3. Stick With Coins in Original Holders. It is important to focus on 1857-S double eagles that are in their original gold foil PCGS holders. And having the original box and other packaging is an added benefit. Avoid coins that are not in these holders and stay clear of NGC graded S.S. Central America double eagles. They may be nice coins but they have been cracked from their original holders and probably upgraded.

4. Avoid Coins That Have “Turned” in the Holder: All of the coins in this treasure were conserved after they salvaged. The conservation process has been well-documented and, in some cases, the work was outstanding. But there are other coins that have “turned” in the holder. These can be identified either by very hazy surfaces or unnatural splotchy golden color. Avoid these coins and look for pieces that are bright, lustrous and evenly toned. At this point in time, coins that haven’t turned are probably not going to.

5. Disregard The Die Varieties. All 1857-S double eagles from the shipwreck are attributed to a distinct die variety. There are over 20 varieties known. Some are probably rare but it is even rarer to find a collector who cares. I’d suggest not paying a premium for these.

6. If You Are Buying a PL or DMPL Example, Carefully Study the Market. A very small number of 1857-S double eagles were designated as either Prooflike (PL) or Deep Mirror Prooflike (DMPL) by PCGS. These are some of the most visually arresting coins from the shipwreck. I have seen a few pieces in the last few years bring extremely high premiums. These are no doubt very scarce and very flashy coins but I question the premium that they are currently bringing. If you do decide to purchase such a coin, carefully check auction prices for comparable examples and make certain that the price you are paying is in line with the last auction trade. (more…)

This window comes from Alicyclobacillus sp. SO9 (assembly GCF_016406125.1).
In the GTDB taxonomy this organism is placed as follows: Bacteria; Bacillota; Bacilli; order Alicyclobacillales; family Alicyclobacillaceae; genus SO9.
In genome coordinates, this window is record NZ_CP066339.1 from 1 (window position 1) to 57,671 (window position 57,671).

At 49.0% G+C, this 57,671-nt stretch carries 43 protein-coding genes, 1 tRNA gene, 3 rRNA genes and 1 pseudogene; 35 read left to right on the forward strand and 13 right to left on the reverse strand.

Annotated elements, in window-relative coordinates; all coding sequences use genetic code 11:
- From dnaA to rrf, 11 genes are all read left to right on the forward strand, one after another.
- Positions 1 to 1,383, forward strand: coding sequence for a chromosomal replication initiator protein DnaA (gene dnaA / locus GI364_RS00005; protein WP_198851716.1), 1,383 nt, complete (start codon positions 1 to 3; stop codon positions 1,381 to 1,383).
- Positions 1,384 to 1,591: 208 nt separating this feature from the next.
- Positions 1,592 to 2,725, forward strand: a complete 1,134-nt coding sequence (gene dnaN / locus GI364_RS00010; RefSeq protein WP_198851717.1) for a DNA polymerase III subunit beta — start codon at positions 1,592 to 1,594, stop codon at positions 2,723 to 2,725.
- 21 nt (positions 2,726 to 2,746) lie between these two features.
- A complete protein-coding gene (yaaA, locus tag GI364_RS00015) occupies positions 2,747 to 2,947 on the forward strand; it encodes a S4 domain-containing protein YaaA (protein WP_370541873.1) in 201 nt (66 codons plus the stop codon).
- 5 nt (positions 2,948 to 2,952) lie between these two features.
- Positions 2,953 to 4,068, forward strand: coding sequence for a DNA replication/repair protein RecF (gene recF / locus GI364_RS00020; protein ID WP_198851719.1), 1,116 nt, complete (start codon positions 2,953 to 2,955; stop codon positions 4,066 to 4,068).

Coin Market: Generics slow to match gains of gold, silver

By Steve Roach – Rare Coin Market Report
First published in the November 8, 2010, issue of Coin World

Some of the coins that one would expect to rise such as generic Mint State Morgan silver dollars and Coronet and Saint-Gaudens gold $20 double eagles are showing only minimal gains, although they are trading at high volumes.

On Oct. 14, gold hit a historic high London AM fix price of $1,380.75 an ounce, and during intraday trading that day reached a record $1,388.10.

The same day the U.S. dollar sunk to lows not seen since January upon news that Federal Reserve Chair Ben Bernanke indicated that another round of government monetary stimulus funding may be necessary to revive the U.S. economy.

As silver continues to flirt with $25 per ounce, MS-63 through MS-65 Morgan dollars – the bread and butter of the generic market – are showing some upward movement in price, with several dealers paying more than wholesale “ask” prices for MS-64 and MS-65 dollars, as long as they are “white or white-ish,” to fill large orders from retailers.

Retail prices may increase soon in kind, although some collectors will likely elect to sit out the silver coin market for a while, hoping that the price of silver declines and their wanted coins return to more affordable levels.

As an example, when a common silver quarter dollar is trading for almost $5, many collectors are in no rush to buy.

Circulated silver dollars are showing even more action, with several wholesale dealers paying $22 for Extremely Fine pre-1921 Morgan dollars and $29 for uncertified Mint State examples.

As the public continues to sell these coins to dealers in record numbers, a steady supply is created that should keep prices from escalating rapidly.

Prices for generic gold coins continue to lag behind gold’s ascent and most issues show modest if any price increases. Those prices still have not come close to the levels seen at the beginning of the year, despite the fact that gold is now 25 percent more expensive.

An increased supply of these coins is entering the marketplace, keeping prices in check, at least for now.

A Numismatically Significant 1859-D Quarter Eagle

By Doug Winter – RareGoldCoins.com